EXCLUSIVE: Washington state moves to remove community notification, restrictions for sex offenders

"...(if) they can start to roll it back here, they can start to roll it back everywhere else."

Ari Hoffman Seattle WA
The Post Millennial has learned that Washington’s Sex Offender Policy Board is working with the state’s Sentencing Guideline Commission in an attempt to roll back restrictions and sentence guidelines for sex offenders, claiming “these laws actually undermine public safety, the exact opposite of what lawmakers and the public so confidently assume they accomplish.”

This is on the heels of community blowback from Washington Democrats including Governor Jay Inslee and Attorney General Bob Ferguson, releasing level 3 sex offenders, those deemed the “worst of the worst” and most likely to re-offend from high-security facilities to halfway houses in unsuspecting neighborhoods.

Additionally, at the end of the last legislative session, Democrat Governor Jay Inslee line-item vetoed a provision that would have informed neighbors if such an individual was to be placed in their community.

Former Washington Rep Cathy Dahlquist told The Ari Hoffman show on Talk Radio 570 KVI, that the Sex Offender Policy Board “…is made up of a group of folks that were appointed by the governor's office to serve on this board to provide recommendations to the state legislature and they are tasked right now with realigning the sentencing guidelines for sex crimes.”

A draft of the recommendations for the Model Penal Code obtained by The Post Millennial from a Sept. 21 meeting reveals that the entities are claiming that “those convicted of a sex offense have some of the lowest recidivism rates compared to individuals convicted of a non-sex offense” adding “This is also true for individuals convicted of sex offenses against children.” The document did not cite the pertinent data.

According to the document, “…recidivism rates for these offenses are as low as or lower than for other sex crimes.” Despite acknowledging that “Sex offenses are ‘distinctively unsettling and injurious’ justifying exceptional prevention efforts…punishments like registration, public access, community notification, and residency restrictions conclusively do not reduce recidivism rates.”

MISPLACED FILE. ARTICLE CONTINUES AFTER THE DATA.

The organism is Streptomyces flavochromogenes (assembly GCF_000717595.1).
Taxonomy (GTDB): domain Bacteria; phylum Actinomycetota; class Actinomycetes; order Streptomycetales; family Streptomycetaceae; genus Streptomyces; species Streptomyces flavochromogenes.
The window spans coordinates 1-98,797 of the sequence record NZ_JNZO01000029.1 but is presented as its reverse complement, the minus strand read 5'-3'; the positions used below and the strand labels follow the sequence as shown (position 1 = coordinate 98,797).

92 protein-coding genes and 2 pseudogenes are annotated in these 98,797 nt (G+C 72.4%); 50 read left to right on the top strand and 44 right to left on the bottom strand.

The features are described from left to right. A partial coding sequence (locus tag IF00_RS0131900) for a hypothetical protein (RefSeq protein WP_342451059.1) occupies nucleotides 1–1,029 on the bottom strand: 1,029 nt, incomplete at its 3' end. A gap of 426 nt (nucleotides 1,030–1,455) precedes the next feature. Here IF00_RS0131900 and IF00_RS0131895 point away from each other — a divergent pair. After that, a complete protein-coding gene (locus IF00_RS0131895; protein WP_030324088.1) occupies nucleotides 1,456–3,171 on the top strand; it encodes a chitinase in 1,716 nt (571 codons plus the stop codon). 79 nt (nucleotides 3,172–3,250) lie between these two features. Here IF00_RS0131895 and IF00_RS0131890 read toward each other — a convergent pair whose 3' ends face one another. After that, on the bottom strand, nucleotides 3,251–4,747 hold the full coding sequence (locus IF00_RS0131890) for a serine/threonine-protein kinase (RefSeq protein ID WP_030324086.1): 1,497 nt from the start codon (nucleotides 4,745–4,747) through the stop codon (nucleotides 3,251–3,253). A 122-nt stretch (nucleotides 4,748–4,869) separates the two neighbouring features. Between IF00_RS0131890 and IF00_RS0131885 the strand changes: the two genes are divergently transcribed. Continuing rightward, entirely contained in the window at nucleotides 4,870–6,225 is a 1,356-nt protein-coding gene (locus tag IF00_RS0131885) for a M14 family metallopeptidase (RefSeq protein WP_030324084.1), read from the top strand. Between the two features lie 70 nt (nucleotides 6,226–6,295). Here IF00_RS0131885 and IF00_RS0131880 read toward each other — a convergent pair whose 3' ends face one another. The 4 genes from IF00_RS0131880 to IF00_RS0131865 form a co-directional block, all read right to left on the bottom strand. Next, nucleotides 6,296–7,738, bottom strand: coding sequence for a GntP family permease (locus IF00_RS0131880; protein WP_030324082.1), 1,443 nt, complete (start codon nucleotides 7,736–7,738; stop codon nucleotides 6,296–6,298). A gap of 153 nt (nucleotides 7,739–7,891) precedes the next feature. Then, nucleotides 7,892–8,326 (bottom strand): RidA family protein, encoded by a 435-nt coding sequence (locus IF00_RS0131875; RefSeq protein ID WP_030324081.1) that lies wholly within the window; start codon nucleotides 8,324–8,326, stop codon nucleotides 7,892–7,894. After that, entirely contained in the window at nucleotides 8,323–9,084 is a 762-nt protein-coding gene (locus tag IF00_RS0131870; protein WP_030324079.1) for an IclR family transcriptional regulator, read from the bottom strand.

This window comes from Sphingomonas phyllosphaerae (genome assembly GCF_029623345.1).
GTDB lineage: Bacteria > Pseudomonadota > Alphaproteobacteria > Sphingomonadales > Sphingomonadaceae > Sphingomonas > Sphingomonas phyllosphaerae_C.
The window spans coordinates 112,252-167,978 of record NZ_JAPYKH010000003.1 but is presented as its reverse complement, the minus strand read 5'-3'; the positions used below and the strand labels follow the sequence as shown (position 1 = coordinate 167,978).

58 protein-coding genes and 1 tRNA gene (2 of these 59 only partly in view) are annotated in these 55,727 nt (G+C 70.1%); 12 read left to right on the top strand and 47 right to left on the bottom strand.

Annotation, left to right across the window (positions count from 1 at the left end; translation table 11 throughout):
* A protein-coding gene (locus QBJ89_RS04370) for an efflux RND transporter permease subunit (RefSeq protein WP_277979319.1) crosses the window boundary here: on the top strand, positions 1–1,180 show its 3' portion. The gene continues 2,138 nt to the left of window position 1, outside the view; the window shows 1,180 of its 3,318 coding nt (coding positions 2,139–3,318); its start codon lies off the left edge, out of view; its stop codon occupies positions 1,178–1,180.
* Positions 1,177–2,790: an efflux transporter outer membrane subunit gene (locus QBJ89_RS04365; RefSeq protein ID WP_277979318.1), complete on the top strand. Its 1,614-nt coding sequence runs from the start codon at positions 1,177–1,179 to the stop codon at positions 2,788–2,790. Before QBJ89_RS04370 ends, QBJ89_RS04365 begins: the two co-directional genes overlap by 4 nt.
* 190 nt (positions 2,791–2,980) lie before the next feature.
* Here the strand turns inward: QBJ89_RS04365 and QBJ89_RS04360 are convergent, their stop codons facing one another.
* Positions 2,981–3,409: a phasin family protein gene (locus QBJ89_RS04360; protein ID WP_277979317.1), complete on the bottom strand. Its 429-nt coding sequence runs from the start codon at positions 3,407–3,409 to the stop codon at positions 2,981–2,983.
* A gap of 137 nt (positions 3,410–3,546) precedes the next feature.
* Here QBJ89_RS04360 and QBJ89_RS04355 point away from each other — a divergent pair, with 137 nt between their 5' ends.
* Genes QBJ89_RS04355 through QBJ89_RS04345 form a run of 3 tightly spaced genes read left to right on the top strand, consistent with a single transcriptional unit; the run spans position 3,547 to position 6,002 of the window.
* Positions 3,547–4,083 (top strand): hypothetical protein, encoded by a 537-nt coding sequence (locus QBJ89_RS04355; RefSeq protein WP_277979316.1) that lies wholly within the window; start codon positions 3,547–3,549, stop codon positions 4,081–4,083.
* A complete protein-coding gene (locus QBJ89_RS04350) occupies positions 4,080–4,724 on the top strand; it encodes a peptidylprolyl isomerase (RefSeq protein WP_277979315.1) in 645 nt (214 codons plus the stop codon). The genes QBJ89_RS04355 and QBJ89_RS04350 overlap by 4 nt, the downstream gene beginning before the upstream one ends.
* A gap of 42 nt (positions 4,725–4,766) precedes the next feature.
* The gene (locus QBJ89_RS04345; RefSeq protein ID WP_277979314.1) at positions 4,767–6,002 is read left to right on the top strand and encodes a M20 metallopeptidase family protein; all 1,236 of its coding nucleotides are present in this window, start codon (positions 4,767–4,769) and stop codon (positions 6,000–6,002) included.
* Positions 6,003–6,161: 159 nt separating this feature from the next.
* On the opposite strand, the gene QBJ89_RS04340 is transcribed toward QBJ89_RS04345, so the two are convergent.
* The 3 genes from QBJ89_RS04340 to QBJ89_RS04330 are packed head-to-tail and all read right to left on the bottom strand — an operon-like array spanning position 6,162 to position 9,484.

The entities claimed that “Reduced reintegration, social support, stable living, steady employment, all undermine rehabilitative efforts and may actually increase registrant recidivism.”

The entities also argued against “Community notification”, claiming that public access to the registry and community notification rarely leads individuals to take meaningful precautions to protect themselves.”

“These systems create a false sense of security and divert attention from more significant sexual dangers, increasing risk to the public” and the entities argued for “background checks” instead.

Additionally, the entities claimed that removing the restrictions would serve as a cost savings. “Registration laws are expensive to implement. Including registry management, GPS monitoring, website technology, etc.” are “Estimated to cost several millions of dollars per year to run and maintain a registry.”

In a state that has been known for being lax on crime and supporting defunding the police, the entities claimed that the cost “Reduces available police resources for responding to emergencies and investigating crime.”